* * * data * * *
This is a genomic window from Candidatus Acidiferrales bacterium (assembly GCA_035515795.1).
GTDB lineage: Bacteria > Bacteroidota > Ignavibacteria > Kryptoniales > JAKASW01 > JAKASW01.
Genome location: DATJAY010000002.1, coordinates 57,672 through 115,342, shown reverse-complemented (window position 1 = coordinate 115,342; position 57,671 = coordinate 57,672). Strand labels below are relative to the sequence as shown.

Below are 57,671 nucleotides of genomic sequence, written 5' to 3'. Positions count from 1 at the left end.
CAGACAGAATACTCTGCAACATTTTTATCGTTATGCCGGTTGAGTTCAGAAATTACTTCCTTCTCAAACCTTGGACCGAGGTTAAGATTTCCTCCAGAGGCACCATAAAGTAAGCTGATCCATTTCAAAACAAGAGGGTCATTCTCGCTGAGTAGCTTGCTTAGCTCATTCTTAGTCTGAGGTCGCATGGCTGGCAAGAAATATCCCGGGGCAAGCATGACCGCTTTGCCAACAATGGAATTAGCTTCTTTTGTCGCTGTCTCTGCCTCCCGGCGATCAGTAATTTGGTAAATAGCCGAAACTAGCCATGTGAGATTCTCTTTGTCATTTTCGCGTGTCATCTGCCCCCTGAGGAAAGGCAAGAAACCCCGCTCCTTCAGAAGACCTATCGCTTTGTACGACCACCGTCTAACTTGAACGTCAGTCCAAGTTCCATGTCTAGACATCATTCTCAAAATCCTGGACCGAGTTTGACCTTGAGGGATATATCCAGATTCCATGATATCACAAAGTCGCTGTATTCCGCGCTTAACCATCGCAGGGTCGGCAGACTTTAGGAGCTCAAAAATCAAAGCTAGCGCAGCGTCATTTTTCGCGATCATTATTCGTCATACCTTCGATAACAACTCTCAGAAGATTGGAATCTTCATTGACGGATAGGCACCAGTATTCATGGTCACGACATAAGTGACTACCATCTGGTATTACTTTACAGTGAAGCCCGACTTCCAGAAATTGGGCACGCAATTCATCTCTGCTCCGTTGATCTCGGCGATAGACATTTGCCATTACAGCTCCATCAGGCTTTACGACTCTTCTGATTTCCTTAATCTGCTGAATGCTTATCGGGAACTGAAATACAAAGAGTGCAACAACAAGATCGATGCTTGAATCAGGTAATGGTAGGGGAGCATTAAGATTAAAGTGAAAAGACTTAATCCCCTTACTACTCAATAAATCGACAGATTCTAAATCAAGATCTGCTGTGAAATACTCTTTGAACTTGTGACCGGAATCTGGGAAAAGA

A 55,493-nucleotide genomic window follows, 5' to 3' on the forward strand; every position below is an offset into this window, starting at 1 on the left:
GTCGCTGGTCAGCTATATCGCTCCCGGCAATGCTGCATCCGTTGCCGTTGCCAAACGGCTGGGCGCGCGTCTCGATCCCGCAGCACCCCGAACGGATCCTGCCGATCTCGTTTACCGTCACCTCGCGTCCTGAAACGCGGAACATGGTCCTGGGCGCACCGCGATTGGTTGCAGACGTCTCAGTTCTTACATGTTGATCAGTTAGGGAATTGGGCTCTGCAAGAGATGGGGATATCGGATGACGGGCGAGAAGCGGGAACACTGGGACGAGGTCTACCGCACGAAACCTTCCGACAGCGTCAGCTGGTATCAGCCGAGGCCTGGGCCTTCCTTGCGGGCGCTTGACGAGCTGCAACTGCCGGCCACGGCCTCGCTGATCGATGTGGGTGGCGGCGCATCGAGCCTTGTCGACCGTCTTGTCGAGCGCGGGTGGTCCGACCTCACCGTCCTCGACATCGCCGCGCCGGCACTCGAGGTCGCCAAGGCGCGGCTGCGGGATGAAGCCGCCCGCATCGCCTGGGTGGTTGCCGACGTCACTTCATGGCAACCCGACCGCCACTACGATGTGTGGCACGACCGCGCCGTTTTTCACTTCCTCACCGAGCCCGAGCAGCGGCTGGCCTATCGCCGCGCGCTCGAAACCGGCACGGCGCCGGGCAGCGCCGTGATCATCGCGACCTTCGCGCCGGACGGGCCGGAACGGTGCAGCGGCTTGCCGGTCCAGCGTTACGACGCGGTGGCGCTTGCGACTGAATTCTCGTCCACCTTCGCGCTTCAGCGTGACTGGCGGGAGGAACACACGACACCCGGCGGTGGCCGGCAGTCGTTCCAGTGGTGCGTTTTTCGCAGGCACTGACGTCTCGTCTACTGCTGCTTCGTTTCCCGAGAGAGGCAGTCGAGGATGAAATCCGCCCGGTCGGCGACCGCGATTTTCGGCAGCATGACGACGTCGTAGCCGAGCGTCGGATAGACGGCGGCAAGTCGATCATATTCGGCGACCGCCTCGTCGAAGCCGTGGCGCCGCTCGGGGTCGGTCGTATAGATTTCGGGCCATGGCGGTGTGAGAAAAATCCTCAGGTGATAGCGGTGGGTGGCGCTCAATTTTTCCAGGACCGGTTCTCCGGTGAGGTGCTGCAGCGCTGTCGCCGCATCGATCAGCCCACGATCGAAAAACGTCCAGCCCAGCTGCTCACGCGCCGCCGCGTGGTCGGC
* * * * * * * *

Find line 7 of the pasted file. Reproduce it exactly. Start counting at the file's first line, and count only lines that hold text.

GTCGCTGGTCAGCTATATCGCTCCCGGCAATGCTGCATCCGTTGCCGTTGCCAAACGGCTGGGCGCGCGTCTCGATCCCGCAGCACCCCGAACGGATCCTGCCGATCTCGTTTACCGTCACCTCGCGTCCTGAAACGCGGAACATGGTCCTGGGCGCACCGCGATTGGTTGCAGACGTCTCAGTTCTTACATGTTGATCAGTTAGGGAATTGGGCTCTGCAAGAGATGGGGATATCGGATGACGGGCGAGAAGCGGGAACACTGGGACGAGGTCTACCGCACGAAACCTTCCGACAGCGTCAGCTGGTATCAGCCGAGGCCTGGGCCTTCCTTGCGGGCGCTTGACGAGCTGCAACTGCCGGCCACGGCCTCGCTGATCGATGTGGGTGGCGGCGCATCGAGCCTTGTCGACCGTCTTGTCGAGCGCGGGTGGTCCGACCTCACCGTCCTCGACATCGCCGCGCCGGCACTCGAGGTCGCCAAGGCGCGGCTGCGGGATGAAGCCGCCCGCATCGCCTGGGTGGTTGCCGACGTCACTTCATGGCAACCCGACCGCCACTACGATGTGTGGCACGACCGCGCCGTTTTTCACTTCCTCACCGAGCCCGAGCAGCGGCTGGCCTATCGCCGCGCGCTCGAAACCGGCACGGCGCCGGGCAGCGCCGTGATCATCGCGACCTTCGCGCCGGACGGGCCGGAACGGTGCAGCGGCTTGCCGGTCCAGCGTTACGACGCGGTGGCGCTTGCGACTGAATTCTCGTCCACCTTCGCGCTTCAGCGTGACTGGCGGGAGGAACACACGACACCCGGCGGTGGCCGGCAGTCGTTCCAGTGGTGCGTTTTTCGCAGGCACTGACGTCTCGTCTACTGCTGCTTCGTTTCCCGAGAGAGGCAGTCGAGGATGAAATCCGCCCGGTCGGCGACCGCGATTTTCGGCAGCATGACGACGTCGTAGCCGAGCGTCGGATAGACGGCGGCAAGTCGATCATATTCGGCGACCGCCTCGTCGAAGCCGTGGCGCCGCTCGGGGTCGGTCGTATAGATTTCGGGCCATGGCGGTGTGAGAAAAATCCTCAGGTGATAGCGGTGGGTGGCGCTCAATTTTTCCAGGACCGGTTCTCCGGTGAGGTGCTGCAGCGCTGTCGCCGCATCGATCAGCCCACGATCGAAAAACGTCCAGCCCAGCTGCTCACGCGCCGCCGCGTGGTCGGC